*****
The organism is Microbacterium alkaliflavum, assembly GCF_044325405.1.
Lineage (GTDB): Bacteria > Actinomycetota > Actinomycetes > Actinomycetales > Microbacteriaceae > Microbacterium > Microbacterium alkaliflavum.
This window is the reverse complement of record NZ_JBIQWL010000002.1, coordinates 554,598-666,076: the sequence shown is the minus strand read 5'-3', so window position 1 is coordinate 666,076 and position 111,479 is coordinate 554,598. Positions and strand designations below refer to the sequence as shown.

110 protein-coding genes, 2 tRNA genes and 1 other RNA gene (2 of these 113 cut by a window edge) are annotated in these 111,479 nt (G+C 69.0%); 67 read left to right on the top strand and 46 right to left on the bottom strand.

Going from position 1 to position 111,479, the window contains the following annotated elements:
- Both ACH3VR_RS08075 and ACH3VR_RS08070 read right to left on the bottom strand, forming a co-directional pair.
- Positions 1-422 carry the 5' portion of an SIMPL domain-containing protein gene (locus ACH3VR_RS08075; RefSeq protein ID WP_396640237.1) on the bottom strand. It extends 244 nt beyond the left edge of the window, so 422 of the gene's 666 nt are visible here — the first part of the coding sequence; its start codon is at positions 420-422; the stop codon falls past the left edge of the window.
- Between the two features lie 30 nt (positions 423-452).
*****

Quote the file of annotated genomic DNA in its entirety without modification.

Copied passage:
The organism is Microbacterium alkaliflavum, assembly GCF_044325405.1.
Lineage (GTDB): Bacteria > Actinomycetota > Actinomycetes > Actinomycetales > Microbacteriaceae > Microbacterium > Microbacterium alkaliflavum.
This window is the reverse complement of record NZ_JBIQWL010000002.1, coordinates 554,598-666,076: the sequence shown is the minus strand read 5'-3', so window position 1 is coordinate 666,076 and position 111,479 is coordinate 554,598. Positions and strand designations below refer to the sequence as shown.

110 protein-coding genes, 2 tRNA genes and 1 other RNA gene (2 of these 113 cut by a window edge) are annotated in these 111,479 nt (G+C 69.0%); 67 read left to right on the top strand and 46 right to left on the bottom strand.

Going from position 1 to position 111,479, the window contains the following annotated elements:
- Both ACH3VR_RS08075 and ACH3VR_RS08070 read right to left on the bottom strand, forming a co-directional pair.
- Positions 1-422 carry the 5' portion of an SIMPL domain-containing protein gene (locus ACH3VR_RS08075; RefSeq protein ID WP_396640237.1) on the bottom strand. It extends 244 nt beyond the left edge of the window, so 422 of the gene's 666 nt are visible here — the first part of the coding sequence; its start codon is at positions 420-422; the stop codon falls past the left edge of the window.
- Between the two features lie 30 nt (positions 423-452).